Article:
Nepalese in Tibet: A Case Study of Nepalese Half-Breeds (1856-1956)
Mishra, Tirtha P., Contributions to Nepalese Studies
History of Nepal-Tibet relations can be traced from the ancient period. One of the substantive attributes of historical intercourse between the two trans-Himalayan countries was the growth of Nepalese half-breeds or Khacharas. Geo-politic imperatives and the commercial considerations were the fundamental factors that effected the unique and exceptional historical development of the Khacharas system. Khacharas constituted an important factor which greatly influenced Nepal-Tibet relations during the period between 1856 to 1956. Therefore, the study of substantive aspects of the Khachara deserves our attention.
Economic factors invariably play a decisive role in the foreign policy of any country. The Nepalese foreign policy was essentially governed by economic considerations. Since ancient times commerce emerged as the main determinant phenomenon in Nepal's relation with her neighboring countries. Specially, after the opening of Kerung route in 17th century closer interaction among China, Tibet, India and Nepal had developed. Consequently Kathmandu turned into a prime center of Trans-Himalayan communications and became a meeting ground of all traders. In fact political instability in Tibet after 7th century facilitated Nepal to monopolise Tibetan trade.
Nepalese trade with Tibet further expanded during medieval period regulating trade traffic between India and Tibet. Though history of Nepal-Tibet relations had long historical background there was no defined treaty, contract, or pact which outline the statutory frame work to regularize the relationship. It was only a historical development of no contact between two countries based on oriental diplomatic pattern guided by the commercial motives. However, dimension of Nepal--Tibet intercourse was formulated in definite logistics during 17th century. Exploiting the weak political situation in Tibet, Kantipur attack and forced her to sign a treaty (1645-50) which acquired substantial privileges for Kantipur in Tibet.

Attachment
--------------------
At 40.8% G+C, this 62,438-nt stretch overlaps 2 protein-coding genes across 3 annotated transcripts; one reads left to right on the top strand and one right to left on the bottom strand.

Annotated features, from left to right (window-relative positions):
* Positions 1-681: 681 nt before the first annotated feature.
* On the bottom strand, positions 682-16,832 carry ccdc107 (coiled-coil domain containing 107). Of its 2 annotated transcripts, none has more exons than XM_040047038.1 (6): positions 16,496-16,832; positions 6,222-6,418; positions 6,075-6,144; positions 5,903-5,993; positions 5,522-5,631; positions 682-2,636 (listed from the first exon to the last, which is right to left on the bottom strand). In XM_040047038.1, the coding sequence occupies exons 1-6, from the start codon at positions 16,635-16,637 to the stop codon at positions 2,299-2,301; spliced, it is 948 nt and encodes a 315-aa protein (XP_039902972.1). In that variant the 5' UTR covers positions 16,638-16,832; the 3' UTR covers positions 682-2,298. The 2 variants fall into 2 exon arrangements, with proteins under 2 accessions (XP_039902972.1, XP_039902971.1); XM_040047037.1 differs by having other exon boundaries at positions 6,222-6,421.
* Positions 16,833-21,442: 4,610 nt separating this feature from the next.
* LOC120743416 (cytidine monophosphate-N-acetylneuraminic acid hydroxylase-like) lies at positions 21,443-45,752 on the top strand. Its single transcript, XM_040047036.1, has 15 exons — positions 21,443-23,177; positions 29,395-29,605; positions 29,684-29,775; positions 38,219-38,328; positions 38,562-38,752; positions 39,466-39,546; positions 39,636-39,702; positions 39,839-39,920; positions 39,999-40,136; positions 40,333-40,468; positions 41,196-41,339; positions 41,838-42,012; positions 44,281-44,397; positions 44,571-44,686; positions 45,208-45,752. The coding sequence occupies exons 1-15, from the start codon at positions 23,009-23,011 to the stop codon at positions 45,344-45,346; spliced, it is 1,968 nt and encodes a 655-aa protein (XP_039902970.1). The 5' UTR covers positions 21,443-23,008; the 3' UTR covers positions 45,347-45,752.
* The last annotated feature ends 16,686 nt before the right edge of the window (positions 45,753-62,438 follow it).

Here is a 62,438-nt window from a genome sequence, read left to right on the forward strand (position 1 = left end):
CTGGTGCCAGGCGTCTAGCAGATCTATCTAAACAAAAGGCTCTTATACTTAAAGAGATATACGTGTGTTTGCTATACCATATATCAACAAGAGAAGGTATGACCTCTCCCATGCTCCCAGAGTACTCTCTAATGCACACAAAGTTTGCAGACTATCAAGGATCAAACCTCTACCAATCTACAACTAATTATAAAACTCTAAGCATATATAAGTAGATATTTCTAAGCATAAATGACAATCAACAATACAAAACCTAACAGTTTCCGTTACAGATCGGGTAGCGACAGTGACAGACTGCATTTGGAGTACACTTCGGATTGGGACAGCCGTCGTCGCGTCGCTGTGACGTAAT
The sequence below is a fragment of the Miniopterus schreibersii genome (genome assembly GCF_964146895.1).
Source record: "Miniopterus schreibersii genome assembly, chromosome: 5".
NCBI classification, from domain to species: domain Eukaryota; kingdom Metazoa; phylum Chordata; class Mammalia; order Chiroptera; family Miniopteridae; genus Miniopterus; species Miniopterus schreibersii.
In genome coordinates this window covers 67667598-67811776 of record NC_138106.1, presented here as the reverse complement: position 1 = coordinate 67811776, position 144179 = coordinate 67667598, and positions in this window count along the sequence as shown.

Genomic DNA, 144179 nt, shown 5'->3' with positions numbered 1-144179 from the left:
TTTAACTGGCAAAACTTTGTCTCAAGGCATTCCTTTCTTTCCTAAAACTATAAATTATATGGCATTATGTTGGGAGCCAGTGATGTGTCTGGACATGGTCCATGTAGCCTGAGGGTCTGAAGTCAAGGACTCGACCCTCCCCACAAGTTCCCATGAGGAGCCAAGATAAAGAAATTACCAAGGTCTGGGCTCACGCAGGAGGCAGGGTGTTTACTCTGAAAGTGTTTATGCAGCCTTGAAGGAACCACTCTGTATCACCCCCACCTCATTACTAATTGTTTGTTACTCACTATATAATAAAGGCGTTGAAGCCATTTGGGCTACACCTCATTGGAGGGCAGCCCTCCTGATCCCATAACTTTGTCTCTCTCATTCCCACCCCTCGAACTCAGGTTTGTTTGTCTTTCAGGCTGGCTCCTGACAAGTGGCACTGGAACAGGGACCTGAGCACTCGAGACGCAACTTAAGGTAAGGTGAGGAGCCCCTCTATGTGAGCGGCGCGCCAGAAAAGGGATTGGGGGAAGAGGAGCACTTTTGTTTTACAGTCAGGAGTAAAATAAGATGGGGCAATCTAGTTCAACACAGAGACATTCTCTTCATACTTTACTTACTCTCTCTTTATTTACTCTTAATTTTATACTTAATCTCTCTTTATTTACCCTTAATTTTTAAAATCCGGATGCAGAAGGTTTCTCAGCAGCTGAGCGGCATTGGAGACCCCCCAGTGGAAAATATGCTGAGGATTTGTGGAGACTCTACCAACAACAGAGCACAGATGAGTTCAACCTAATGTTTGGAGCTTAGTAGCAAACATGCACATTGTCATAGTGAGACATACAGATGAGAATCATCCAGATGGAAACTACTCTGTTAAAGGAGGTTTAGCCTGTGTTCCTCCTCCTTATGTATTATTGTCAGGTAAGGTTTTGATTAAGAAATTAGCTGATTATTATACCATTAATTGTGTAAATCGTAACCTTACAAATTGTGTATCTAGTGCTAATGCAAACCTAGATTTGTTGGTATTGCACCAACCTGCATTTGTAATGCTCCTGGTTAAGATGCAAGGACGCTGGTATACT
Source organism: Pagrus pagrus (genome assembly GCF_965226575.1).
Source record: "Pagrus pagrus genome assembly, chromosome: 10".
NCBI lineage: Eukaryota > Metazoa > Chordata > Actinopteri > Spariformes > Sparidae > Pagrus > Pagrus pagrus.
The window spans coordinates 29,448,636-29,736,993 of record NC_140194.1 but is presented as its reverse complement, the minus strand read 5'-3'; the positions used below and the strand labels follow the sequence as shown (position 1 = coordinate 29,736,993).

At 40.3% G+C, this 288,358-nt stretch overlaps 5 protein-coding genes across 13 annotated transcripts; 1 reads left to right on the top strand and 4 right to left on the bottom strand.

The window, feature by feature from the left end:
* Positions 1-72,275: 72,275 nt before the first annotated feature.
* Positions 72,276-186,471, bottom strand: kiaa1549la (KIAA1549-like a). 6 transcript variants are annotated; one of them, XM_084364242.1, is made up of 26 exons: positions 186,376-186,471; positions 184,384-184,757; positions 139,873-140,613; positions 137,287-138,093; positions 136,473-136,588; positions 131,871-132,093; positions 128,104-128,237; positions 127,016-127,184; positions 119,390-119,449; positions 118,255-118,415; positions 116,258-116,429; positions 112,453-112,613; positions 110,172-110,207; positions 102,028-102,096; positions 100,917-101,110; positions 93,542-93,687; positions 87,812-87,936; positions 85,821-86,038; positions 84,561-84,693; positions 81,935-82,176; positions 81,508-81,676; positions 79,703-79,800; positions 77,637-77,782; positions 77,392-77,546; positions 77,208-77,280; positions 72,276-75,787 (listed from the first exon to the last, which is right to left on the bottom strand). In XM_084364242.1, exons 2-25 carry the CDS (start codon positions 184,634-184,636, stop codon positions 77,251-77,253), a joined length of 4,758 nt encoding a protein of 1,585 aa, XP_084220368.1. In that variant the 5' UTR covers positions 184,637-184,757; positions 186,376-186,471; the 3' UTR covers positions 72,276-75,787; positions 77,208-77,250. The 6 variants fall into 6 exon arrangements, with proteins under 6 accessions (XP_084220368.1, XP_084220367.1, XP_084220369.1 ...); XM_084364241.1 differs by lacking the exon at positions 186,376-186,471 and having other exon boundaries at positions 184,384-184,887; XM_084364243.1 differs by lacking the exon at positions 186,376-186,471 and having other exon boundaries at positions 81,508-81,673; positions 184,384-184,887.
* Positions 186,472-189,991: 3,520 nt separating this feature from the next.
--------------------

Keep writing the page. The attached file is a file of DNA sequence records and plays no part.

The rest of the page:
1. Firstly, The Kathmandu traders were permitted to establish thirty-two trading marts at Lhasa.
2. The Kathmandu King was authorized to appoint a representative (Nayo in Newar, Nayak in Nepali) at the Court of Lhasa.
3. Tibet agreed not to impose any sort of duties on Newar merchants throughout Tibet.
4. Kathmandu obtained a right of minting coins for Tibet and Tibet agreed to pay for required quantity of silver and gold.
5. Tibet agreed to conduct all trade with India, via Nepal even though conducted by other than Newar merchants.
The most important than these was the privilege that Nepalese could marry Tibetan women, male offspring from such marriage were regarded Nepalese subjects. Contemporary documents have referred these Tibetan born Nepalese as Khacharas so the same terminology is being used in this paper. It is interesting to note that the female child from a Nepalese father and Tibetan mother was acknowledged as a Tibetan citizen. The Tibetan government agreed to accept the Khacharas as Nepalese subjects and granted them the privileges and facilities accorded to the Nepalese traders in Tibet. The Khachara system was an peculiar system and exceptional privilege which established Nepalese jurisdiction over Tibetan born Nepalese.